You know what an earworm is, right? Earworms come in two types. The first and most common is the song earworm. That is when you get part of a song stuck in your brain and can't shake it. Song earworms have several characteristics.
- It's from a catchy tune.
- It's usually not one you are really like.
- It's not one that you know all the lyrics.
- It's frequently a children's song.
Once after watching a television show, I had an earworm from a catchy, 1950's song. I only knew the first two lines. My dear hubby tried to cure me. He started singing the Disney children's classic, "It's a small world after all." I didn't think that was funny.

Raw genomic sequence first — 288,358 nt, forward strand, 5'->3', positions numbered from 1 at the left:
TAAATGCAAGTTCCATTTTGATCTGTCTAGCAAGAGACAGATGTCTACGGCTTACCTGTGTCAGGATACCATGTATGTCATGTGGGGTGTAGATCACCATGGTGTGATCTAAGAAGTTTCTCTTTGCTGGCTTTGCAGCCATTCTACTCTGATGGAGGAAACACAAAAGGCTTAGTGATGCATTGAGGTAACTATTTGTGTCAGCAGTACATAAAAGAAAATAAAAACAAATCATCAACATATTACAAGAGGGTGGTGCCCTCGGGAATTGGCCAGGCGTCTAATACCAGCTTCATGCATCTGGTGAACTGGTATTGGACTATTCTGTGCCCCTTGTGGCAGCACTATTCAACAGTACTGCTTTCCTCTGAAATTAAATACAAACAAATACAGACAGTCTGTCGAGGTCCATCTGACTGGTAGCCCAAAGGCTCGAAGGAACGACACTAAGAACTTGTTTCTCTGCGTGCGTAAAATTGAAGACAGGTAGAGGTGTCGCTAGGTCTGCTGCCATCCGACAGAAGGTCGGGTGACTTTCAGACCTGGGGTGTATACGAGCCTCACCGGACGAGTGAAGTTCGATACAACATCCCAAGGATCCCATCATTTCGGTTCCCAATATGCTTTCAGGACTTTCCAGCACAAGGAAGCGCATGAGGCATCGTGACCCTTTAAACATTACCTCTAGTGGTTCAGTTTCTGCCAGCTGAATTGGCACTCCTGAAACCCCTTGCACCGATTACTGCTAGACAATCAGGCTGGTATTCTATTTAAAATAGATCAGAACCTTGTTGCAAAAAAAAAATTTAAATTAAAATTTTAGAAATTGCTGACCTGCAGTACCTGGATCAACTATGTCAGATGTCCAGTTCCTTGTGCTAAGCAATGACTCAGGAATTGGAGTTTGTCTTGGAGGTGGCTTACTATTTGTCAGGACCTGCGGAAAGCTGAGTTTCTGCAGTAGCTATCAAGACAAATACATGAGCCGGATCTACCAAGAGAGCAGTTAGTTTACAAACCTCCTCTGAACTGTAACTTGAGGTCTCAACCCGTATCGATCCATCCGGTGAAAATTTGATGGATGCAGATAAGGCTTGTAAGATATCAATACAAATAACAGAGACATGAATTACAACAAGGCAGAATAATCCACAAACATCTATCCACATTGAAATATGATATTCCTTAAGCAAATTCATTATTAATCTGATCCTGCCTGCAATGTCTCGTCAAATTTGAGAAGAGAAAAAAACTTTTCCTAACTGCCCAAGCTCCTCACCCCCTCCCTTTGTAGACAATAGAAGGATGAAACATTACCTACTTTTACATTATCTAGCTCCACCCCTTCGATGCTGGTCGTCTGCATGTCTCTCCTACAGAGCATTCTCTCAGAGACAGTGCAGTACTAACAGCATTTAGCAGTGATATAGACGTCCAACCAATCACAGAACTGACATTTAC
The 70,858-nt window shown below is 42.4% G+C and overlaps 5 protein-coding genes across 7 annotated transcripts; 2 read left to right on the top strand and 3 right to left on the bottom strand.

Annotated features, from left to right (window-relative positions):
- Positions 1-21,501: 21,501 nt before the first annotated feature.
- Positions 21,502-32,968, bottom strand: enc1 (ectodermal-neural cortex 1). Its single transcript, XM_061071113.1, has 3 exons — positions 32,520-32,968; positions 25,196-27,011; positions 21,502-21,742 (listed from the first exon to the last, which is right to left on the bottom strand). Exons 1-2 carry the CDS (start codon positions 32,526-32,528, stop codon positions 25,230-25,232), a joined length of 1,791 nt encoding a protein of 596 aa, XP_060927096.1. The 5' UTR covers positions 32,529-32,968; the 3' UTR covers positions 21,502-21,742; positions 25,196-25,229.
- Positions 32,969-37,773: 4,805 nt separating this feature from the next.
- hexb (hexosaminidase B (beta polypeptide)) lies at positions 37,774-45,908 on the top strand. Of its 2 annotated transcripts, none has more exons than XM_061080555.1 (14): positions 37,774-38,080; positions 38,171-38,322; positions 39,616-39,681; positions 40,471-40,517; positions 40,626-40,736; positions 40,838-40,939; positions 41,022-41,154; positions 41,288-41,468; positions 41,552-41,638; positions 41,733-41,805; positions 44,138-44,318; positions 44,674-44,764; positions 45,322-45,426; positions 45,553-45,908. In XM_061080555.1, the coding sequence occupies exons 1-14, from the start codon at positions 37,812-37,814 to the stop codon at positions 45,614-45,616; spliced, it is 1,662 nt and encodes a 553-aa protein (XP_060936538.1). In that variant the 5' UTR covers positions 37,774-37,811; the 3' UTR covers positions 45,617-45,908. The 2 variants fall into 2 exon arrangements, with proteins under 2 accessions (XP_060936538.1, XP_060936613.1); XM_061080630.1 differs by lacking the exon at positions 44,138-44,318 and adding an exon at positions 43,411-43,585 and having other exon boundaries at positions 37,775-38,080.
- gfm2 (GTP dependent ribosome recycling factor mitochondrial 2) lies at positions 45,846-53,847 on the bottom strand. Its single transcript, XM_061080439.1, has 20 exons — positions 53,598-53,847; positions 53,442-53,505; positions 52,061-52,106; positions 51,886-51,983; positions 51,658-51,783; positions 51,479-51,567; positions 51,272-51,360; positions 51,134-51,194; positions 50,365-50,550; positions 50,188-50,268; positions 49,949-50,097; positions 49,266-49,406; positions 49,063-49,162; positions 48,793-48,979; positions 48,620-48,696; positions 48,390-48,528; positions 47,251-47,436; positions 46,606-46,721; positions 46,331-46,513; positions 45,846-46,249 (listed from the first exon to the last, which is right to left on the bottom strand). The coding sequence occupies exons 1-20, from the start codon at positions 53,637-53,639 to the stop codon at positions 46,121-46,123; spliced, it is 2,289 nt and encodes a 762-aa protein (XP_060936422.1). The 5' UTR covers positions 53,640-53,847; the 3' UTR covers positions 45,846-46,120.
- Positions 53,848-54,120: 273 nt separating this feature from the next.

The second kind of earworm is when you remember the first lines of a poem that you once had to memorize. After I wrote about the drummer in my last post, that happened to me. Poem earworms don't go away until you look up the poem and read it again. So, since it is about creativity, I thought I'd share it with you.
What happens to a dream deferred?
Does it dry up
like a raisin in the sun?
Or fester like a sore—
And then run?
Does it stink like rotten meat?
Or crust and sugar over—
like a syrupy sweet?
Maybe it just sags
like a heavy load.
Or does it explode?
Langston Hughes February 1, 1902 - May 22, 1967